Most senior organizations continue to fall into the same traps of having a strategic “plan” that is:
A. Static: It is not used to guide decision making on a “daily basis” – essentially it sits on the shelf
B. Too Long - Have succumbed to the idyllic alternative of a 5 year planning horizon because it sounds right
C. Void of Strategic Assumptions – No visible thinking of how the executive team believes the world will unfold during their watch and the absence of implications tied to decision making
D. Not Regularly Tested – By the executive team through at least quarterly strategic dialogue validations
The danger of the above pitfalls are that the organization is operating off de facto strategic assumptions and implications – the executive team is not aligned and are most likely thus operating with differing strategic assumptions formed on an individual or “adhoc” group basis. Gaps in assumptions lead to poor or no strategic decisions being made that steer the company in the direction it collectively needs to go.
1. Gather your executive team together and have them come up with the 3-5 (no more) most important and most probable assumptions that they believe will affect your industry. The critical few assumptions when you distill them down must be directly impacting the SUPPLY, DEMAND or TECHNGOLOGY aspects of your industry.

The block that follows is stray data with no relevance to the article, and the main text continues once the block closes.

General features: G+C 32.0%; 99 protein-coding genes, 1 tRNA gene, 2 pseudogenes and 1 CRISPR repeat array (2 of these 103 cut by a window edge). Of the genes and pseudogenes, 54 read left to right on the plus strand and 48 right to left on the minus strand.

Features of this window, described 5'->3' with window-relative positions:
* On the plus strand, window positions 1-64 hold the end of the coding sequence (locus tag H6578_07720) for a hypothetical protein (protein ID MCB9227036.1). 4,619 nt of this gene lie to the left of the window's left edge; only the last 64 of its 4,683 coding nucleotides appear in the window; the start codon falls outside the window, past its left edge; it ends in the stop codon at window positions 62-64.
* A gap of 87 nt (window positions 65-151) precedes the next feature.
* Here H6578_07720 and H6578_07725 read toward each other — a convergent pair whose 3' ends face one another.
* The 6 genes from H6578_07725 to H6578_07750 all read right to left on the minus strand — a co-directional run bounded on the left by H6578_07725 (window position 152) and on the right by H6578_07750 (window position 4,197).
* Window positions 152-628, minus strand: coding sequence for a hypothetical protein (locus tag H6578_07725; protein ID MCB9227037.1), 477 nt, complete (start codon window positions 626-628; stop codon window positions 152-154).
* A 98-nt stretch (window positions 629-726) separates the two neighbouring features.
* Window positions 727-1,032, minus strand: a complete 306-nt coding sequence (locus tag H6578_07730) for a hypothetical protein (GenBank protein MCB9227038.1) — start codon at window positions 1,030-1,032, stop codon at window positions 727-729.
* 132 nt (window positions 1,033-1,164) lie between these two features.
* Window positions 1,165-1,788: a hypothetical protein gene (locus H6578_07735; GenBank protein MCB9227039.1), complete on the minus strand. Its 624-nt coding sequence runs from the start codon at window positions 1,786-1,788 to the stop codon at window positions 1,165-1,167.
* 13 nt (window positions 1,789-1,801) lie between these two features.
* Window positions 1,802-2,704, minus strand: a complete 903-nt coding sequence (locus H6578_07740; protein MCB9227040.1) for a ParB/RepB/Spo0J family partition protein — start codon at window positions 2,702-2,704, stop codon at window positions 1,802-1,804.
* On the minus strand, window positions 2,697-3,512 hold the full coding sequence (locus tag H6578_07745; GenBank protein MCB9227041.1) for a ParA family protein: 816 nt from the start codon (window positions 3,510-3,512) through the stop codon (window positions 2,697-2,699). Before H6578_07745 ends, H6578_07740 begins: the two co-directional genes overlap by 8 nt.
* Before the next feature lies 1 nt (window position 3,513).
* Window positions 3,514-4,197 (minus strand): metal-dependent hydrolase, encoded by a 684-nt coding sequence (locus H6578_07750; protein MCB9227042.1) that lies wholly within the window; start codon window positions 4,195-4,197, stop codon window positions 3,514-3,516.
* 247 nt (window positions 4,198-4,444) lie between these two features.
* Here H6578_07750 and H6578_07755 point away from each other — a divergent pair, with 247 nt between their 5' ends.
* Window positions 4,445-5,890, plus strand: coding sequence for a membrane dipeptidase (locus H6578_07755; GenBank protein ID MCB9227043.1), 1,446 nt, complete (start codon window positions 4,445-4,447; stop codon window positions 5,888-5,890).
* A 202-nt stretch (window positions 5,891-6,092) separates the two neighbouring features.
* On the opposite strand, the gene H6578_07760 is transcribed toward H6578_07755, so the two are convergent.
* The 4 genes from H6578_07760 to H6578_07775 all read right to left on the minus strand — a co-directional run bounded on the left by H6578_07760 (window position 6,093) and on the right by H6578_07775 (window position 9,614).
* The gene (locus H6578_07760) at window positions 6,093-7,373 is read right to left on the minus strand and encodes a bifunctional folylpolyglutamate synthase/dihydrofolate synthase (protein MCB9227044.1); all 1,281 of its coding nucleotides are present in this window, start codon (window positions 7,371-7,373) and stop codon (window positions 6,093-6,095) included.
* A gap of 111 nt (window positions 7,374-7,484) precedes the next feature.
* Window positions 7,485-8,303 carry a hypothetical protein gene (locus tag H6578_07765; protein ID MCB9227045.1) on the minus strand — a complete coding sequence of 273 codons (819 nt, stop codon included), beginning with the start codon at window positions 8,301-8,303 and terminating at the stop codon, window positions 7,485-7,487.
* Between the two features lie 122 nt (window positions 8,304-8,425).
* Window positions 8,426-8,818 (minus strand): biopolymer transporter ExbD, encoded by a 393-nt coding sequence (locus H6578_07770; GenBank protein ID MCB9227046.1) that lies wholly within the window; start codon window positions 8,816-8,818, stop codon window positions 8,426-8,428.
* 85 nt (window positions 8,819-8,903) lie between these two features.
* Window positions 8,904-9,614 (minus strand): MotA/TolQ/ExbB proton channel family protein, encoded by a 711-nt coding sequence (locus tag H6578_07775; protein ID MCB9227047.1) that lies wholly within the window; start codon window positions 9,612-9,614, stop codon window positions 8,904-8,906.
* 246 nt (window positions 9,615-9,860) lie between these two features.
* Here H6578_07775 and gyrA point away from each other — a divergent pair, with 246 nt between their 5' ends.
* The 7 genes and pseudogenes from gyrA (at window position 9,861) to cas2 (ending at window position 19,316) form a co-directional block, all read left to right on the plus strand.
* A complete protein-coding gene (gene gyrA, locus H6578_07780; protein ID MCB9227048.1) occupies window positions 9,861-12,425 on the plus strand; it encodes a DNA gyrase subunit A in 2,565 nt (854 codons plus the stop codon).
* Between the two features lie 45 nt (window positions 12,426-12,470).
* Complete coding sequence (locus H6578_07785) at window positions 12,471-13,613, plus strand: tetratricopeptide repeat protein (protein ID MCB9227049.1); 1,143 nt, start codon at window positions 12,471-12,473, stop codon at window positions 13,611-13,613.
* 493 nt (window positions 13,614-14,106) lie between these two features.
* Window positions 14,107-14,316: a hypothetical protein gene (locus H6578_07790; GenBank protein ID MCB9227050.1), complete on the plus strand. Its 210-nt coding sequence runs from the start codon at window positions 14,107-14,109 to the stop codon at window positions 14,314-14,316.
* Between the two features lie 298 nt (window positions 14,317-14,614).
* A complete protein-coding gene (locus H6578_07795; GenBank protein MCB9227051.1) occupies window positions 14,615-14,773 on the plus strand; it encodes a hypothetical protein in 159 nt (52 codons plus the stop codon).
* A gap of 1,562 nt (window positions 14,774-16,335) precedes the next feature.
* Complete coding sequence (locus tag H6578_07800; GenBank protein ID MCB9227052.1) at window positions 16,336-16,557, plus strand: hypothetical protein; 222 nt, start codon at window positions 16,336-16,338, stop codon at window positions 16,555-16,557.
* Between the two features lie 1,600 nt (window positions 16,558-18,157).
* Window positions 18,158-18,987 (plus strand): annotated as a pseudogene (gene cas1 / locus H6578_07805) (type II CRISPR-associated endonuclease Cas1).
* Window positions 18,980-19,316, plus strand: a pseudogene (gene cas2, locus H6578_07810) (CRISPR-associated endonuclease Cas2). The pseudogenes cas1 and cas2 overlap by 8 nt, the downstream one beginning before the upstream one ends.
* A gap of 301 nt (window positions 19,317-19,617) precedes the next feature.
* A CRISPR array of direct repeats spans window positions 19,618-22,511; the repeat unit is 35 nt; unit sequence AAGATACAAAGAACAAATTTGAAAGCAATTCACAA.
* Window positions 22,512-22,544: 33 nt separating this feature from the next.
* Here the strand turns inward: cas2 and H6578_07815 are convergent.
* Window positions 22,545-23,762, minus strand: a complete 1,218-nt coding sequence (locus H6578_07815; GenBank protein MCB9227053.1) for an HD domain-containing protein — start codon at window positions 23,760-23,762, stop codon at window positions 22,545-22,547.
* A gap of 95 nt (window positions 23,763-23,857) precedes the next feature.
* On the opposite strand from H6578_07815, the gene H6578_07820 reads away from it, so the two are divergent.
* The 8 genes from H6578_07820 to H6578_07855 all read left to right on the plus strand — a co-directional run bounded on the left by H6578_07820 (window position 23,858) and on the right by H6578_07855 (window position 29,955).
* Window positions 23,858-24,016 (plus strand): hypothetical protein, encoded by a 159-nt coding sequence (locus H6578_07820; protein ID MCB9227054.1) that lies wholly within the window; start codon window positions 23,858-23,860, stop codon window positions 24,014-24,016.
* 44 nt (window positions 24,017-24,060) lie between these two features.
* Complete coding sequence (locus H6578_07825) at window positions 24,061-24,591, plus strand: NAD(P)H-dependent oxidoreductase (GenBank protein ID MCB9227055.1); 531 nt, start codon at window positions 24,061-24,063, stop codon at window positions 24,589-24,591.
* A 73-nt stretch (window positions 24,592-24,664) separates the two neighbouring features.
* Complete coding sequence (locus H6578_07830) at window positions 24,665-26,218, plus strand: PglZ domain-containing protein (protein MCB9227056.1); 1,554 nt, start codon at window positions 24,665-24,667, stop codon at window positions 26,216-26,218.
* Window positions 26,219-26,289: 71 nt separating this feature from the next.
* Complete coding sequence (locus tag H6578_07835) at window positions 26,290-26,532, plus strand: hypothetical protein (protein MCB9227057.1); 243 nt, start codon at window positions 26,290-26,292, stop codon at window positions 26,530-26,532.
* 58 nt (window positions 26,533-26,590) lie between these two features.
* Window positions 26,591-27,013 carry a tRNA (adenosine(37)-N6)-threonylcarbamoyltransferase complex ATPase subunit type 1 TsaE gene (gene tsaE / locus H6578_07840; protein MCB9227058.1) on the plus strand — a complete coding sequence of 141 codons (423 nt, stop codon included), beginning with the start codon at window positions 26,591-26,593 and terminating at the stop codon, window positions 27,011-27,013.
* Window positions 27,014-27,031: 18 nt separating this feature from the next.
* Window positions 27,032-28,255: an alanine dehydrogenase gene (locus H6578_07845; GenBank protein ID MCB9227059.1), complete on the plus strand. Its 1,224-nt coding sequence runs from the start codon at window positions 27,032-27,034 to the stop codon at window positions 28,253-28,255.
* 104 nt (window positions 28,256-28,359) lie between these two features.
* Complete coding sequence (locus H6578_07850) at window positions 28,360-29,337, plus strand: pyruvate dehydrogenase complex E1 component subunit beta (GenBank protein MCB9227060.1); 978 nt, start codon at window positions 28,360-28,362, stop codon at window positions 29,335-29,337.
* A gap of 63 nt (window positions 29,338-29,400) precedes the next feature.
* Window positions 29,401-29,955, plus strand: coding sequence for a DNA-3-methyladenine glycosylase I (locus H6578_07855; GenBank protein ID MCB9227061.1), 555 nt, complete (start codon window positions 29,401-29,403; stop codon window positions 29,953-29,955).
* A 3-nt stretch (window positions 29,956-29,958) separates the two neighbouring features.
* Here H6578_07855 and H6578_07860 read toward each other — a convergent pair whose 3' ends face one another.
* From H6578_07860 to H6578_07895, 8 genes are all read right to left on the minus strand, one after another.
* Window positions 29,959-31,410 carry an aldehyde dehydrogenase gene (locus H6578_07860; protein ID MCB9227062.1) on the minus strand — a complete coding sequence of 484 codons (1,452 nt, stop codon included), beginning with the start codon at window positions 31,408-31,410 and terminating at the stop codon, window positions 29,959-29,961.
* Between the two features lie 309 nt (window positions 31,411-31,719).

2. Have your team write out strategic assumptions with a format that must include the terms “INCREASE”, “DECREASE” or “STAYS THE SAME” – thus having an output which reads as a Foreseeable trend. Ensure fy each assumption is quantified with an order of magnitude number range: EXAMPLE- “Mobile phone users will increase by 20-40% in Brazil”
3. Have the team note the probably of the assumption occurring – HIGH (greater than 75%), MEDIUM (50-75%) and LOW ( less than 50%)
4. Have them “draw” a graph of the magnitude of change against the time period the team feels comfortable estimating – most likely they are comfortable predicting forward 1 – 3 years at most.
A brief Side Note: Assumptions are valid for the (your) ENTIRE industry – thus apply to your company and everyone else – they are the macro view of the drivers of the industry and profitability
5. For each of the assumptions that “make the grade” develop strategic implications for them – implications are decisions or actions your company must weigh on to profitably position and exploit (or mitigate) the impacts on your PRODUCT, MARKETS and CAPABILITIES. The scenarios then need to be quantified against your P&L.
The output should look something similar to the illustration below:
Illustration Thinking Dimensions Blog July 14th 2012: Strategic Assumptions and their Impact
When you complete this strategic meeting with your team you will:
1. Be surprised at the collective level of knowledge your team holds
2. Realize that trying to project more than five years out strategically is very difficult ( for the majority of industry)
3. Recognize the need to test assumptions quarterly through regular strategic dialogue
4. Understand the rationale for your strategic decision and implications will be clearer
5. Identify where gaps and “different viewpoints” can be harnessed and aligned
This blog was authored by Tim Lewko, Partner, Thinking Dimensions